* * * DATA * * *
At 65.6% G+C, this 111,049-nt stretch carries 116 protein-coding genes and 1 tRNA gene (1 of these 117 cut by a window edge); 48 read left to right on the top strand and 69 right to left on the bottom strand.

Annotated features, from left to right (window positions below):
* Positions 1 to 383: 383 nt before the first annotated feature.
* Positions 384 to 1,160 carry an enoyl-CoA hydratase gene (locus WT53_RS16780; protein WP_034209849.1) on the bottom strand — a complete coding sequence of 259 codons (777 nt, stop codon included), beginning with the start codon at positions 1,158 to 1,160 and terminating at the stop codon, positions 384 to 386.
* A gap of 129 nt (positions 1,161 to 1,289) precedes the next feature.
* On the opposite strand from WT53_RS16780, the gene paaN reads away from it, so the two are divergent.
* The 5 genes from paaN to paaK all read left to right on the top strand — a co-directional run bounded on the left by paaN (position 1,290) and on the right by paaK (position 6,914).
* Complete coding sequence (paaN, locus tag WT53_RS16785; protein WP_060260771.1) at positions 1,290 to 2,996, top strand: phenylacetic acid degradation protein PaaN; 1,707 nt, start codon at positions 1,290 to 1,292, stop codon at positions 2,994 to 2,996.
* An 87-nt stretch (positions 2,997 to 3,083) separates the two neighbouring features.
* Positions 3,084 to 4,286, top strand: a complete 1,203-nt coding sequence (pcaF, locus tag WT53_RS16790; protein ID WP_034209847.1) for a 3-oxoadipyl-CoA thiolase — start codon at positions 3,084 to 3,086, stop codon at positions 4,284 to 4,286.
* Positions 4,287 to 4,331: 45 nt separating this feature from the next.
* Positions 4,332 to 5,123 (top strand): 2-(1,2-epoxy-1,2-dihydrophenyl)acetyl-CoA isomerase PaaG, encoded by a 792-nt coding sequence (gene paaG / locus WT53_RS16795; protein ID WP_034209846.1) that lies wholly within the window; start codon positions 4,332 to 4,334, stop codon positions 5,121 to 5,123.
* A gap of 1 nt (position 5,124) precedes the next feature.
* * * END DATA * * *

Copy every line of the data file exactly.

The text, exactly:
At 65.6% G+C, this 111,049-nt stretch carries 116 protein-coding genes and 1 tRNA gene (1 of these 117 cut by a window edge); 48 read left to right on the top strand and 69 right to left on the bottom strand.

Annotated features, from left to right (window positions below):
* Positions 1 to 383: 383 nt before the first annotated feature.
* Positions 384 to 1,160 carry an enoyl-CoA hydratase gene (locus WT53_RS16780; protein WP_034209849.1) on the bottom strand — a complete coding sequence of 259 codons (777 nt, stop codon included), beginning with the start codon at positions 1,158 to 1,160 and terminating at the stop codon, positions 384 to 386.
* A gap of 129 nt (positions 1,161 to 1,289) precedes the next feature.
* On the opposite strand from WT53_RS16780, the gene paaN reads away from it, so the two are divergent.
* The 5 genes from paaN to paaK all read left to right on the top strand — a co-directional run bounded on the left by paaN (position 1,290) and on the right by paaK (position 6,914).
* Complete coding sequence (paaN, locus tag WT53_RS16785; protein WP_060260771.1) at positions 1,290 to 2,996, top strand: phenylacetic acid degradation protein PaaN; 1,707 nt, start codon at positions 1,290 to 1,292, stop codon at positions 2,994 to 2,996.
* An 87-nt stretch (positions 2,997 to 3,083) separates the two neighbouring features.
* Positions 3,084 to 4,286, top strand: a complete 1,203-nt coding sequence (pcaF, locus tag WT53_RS16790; protein ID WP_034209847.1) for a 3-oxoadipyl-CoA thiolase — start codon at positions 3,084 to 3,086, stop codon at positions 4,284 to 4,286.
* Positions 4,287 to 4,331: 45 nt separating this feature from the next.
* Positions 4,332 to 5,123 (top strand): 2-(1,2-epoxy-1,2-dihydrophenyl)acetyl-CoA isomerase PaaG, encoded by a 792-nt coding sequence (gene paaG / locus WT53_RS16795; protein ID WP_034209846.1) that lies wholly within the window; start codon positions 4,332 to 4,334, stop codon positions 5,121 to 5,123.
* A gap of 1 nt (position 5,124) precedes the next feature.